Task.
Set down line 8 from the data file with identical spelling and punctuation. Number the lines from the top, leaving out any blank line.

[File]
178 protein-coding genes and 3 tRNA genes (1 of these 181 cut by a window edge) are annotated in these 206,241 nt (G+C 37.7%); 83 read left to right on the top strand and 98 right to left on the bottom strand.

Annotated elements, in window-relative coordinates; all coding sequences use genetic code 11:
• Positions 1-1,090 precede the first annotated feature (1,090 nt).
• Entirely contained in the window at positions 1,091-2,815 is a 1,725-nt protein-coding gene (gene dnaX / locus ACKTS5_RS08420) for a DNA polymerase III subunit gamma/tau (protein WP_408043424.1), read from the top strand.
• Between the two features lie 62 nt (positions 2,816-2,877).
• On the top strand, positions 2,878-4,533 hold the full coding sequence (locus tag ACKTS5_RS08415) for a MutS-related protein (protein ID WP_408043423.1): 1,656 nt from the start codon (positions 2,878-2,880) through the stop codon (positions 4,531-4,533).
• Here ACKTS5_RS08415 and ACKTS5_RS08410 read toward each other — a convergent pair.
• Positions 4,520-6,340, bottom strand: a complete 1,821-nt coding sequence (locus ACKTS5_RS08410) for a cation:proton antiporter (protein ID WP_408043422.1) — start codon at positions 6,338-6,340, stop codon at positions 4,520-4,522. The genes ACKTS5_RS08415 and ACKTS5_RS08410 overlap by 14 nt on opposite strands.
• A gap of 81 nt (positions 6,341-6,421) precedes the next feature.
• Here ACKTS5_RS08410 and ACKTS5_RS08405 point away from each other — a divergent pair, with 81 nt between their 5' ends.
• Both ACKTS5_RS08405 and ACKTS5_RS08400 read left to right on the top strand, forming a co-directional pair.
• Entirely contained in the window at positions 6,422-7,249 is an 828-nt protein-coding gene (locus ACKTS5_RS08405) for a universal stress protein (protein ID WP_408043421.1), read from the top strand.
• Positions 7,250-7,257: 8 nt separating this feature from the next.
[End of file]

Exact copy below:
• Positions 4,520-6,340, bottom strand: a complete 1,821-nt coding sequence (locus ACKTS5_RS08410) for a cation:proton antiporter (protein ID WP_408043422.1) — start codon at positions 6,338-6,340, stop codon at positions 4,520-4,522. The genes ACKTS5_RS08415 and ACKTS5_RS08410 overlap by 14 nt on opposite strands.